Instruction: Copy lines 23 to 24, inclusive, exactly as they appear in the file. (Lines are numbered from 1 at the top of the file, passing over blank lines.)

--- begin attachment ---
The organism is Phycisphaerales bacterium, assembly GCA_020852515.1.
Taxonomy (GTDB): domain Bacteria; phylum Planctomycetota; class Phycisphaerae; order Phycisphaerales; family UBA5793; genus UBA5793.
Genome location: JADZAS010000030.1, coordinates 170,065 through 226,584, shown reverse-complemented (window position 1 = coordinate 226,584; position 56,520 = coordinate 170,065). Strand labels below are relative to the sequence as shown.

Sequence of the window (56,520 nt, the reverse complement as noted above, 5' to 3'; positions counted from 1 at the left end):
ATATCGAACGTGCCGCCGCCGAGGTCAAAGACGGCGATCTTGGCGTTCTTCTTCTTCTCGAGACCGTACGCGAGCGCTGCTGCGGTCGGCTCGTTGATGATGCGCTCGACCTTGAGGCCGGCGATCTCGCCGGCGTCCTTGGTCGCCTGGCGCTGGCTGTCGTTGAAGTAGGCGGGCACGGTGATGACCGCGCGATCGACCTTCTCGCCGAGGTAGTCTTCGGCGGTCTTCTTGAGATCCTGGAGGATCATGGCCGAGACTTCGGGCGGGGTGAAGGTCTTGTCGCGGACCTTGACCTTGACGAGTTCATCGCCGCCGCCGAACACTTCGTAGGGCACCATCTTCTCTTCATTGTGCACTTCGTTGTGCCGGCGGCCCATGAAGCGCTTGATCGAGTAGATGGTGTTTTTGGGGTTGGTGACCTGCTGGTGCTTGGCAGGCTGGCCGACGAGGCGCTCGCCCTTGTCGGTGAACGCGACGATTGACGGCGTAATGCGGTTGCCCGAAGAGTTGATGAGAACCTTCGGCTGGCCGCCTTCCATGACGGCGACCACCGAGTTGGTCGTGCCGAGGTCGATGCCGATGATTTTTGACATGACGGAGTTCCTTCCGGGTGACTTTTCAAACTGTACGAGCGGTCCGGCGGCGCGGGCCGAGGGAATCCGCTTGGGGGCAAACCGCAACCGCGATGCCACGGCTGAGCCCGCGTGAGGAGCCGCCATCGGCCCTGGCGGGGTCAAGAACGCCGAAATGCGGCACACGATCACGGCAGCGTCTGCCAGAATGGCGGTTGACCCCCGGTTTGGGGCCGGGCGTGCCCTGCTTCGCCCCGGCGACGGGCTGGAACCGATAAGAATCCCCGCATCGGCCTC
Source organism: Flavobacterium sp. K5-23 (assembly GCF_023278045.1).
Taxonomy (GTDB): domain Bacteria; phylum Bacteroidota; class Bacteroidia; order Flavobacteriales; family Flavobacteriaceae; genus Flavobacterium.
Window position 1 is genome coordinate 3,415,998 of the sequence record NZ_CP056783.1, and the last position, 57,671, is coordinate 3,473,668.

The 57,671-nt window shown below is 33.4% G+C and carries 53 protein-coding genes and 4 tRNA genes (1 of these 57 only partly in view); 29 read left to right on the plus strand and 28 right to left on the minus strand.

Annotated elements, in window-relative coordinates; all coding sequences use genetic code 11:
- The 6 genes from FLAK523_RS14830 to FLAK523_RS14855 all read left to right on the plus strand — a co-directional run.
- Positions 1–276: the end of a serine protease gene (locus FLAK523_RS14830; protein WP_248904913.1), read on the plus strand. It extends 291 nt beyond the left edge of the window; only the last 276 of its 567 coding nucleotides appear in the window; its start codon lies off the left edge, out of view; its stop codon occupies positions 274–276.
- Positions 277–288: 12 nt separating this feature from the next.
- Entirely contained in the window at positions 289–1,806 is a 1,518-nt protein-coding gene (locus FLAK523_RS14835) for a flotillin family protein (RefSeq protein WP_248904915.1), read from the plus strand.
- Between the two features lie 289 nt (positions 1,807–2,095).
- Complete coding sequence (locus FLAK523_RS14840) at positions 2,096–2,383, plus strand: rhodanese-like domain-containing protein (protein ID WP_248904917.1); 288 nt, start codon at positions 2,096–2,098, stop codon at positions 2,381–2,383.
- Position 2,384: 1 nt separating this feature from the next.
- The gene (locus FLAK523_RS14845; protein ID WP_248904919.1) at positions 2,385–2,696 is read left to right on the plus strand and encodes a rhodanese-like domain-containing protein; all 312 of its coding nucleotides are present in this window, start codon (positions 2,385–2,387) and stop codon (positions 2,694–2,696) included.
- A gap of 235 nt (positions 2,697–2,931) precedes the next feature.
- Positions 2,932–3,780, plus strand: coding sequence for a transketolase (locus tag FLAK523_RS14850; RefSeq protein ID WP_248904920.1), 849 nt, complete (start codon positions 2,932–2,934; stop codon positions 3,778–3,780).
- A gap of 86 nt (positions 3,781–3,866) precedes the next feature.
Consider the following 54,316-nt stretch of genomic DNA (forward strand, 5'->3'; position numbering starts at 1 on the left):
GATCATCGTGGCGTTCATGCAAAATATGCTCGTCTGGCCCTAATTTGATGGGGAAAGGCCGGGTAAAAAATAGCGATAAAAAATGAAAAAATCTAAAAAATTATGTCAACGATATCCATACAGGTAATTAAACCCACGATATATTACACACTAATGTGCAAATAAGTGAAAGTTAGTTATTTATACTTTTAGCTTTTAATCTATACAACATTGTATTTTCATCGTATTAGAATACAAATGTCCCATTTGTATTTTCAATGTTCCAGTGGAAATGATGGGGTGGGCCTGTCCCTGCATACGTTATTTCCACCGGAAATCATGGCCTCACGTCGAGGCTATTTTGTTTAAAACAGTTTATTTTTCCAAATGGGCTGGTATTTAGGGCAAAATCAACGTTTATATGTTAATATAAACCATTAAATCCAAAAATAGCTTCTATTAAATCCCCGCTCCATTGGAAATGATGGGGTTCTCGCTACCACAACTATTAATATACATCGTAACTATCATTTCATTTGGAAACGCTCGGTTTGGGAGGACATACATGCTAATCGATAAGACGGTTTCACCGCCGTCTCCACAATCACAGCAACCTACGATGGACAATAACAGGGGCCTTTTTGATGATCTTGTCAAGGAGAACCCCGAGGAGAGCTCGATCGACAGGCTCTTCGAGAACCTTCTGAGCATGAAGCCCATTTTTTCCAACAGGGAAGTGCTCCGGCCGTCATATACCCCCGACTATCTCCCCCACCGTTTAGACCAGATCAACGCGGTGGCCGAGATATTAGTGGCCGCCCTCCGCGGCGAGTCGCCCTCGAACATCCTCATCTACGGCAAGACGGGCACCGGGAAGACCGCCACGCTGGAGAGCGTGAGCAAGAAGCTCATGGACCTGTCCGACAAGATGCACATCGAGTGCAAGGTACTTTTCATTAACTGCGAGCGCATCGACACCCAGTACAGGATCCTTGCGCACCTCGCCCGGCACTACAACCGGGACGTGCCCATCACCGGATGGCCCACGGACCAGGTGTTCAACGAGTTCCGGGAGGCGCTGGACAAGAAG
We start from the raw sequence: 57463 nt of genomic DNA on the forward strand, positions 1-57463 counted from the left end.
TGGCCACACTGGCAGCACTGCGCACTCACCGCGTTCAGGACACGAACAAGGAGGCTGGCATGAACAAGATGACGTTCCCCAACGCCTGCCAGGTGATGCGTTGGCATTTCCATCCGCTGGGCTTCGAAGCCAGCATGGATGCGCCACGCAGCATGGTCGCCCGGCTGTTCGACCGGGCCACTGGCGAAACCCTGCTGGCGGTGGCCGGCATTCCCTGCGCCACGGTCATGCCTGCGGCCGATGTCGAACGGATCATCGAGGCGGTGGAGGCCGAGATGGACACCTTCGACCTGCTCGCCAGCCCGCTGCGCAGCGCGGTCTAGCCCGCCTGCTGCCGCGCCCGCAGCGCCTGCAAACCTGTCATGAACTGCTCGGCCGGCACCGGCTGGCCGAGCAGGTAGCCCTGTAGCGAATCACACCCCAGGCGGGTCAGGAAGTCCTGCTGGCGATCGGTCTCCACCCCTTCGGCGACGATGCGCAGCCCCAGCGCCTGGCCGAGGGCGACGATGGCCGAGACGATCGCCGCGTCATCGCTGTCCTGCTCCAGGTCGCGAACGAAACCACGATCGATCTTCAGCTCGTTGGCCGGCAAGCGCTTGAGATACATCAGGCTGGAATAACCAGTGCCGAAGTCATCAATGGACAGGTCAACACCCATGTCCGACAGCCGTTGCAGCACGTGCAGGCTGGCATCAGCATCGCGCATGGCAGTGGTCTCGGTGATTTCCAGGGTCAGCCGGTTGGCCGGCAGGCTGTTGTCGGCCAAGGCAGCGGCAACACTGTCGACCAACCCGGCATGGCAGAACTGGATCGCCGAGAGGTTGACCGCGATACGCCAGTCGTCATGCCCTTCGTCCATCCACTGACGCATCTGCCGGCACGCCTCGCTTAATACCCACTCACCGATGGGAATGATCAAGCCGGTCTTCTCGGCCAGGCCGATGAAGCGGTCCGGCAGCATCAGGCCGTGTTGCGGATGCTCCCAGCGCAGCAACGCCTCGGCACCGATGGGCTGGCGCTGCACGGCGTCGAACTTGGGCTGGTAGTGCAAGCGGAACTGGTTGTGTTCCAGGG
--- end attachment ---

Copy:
GATCATCGTGGCGTTCATGCAAAATATGCTCGTCTGGCCCTAATTTGATGGGGAAAGGCCGGGTAAAAAATAGCGATAAAAAATGAAAAAATCTAAAAAATTATGTCAACGATATCCATACAGGTAATTAAACCCACGATATATTACACACTAATGTGCAAATAAGTGAAAGTTAGTTATTTATACTTTTAGCTTTTAATCTATACAACATTGTATTTTCATCGTATTAGAATACAAATGTCCCATTTGTATTTTCAATGTTCCAGTGGAAATGATGGGGTGGGCCTGTCCCTGCATACGTTATTTCCACCGGAAATCATGGCCTCACGTCGAGGCTATTTTGTTTAAAACAGTTTATTTTTCCAAATGGGCTGGTATTTAGGGCAAAATCAACGTTTATATGTTAATATAAACCATTAAATCCAAAAATAGCTTCTATTAAATCCCCGCTCCATTGGAAATGATGGGGTTCTCGCTACCACAACTATTAATATACATCGTAACTATCATTTCATTTGGAAACGCTCGGTTTGGGAGGACATACATGCTAATCGATAAGACGGTTTCACCGCCGTCTCCACAATCACAGCAACCTACGATGGACAATAACAGGGGCCTTTTTGATGATCTTGTCAAGGAGAACCCCGAGGAGAGCTCGATCGACAGGCTCTTCGAGAACCTTCTGAGCATGAAGCCCATTTTTTCCAACAGGGAAGTGCTCCGGCCGTCATATACCCCCGACTATCTCCCCCACCGTTTAGACCAGATCAACGCGGTGGCCGAGATATTAGTGGCCGCCCTCCGCGGCGAGTCGCCCTCGAACATCCTCATCTACGGCAAGACGGGCACCGGGAAGACCGCCACGCTGGAGAGCGTGAGCAAGAAGCTCATGGACCTGTCCGACAAGATGCACATCGAGTGCAAGGTACTTTTCATTAACTGCGAGCGCATCGACACCCAGTACAGGATCCTTGCGCACCTCGCCCGGCACTACAACCGGGACGTGCCCATCACCGGATGGCCCACGGACCAGGTGTTCAACGAGTTCCGGGAGGCGCTGGACAAGAAG
We start from the raw sequence: 57463 nt of genomic DNA on the forward strand, positions 1-57463 counted from the left end.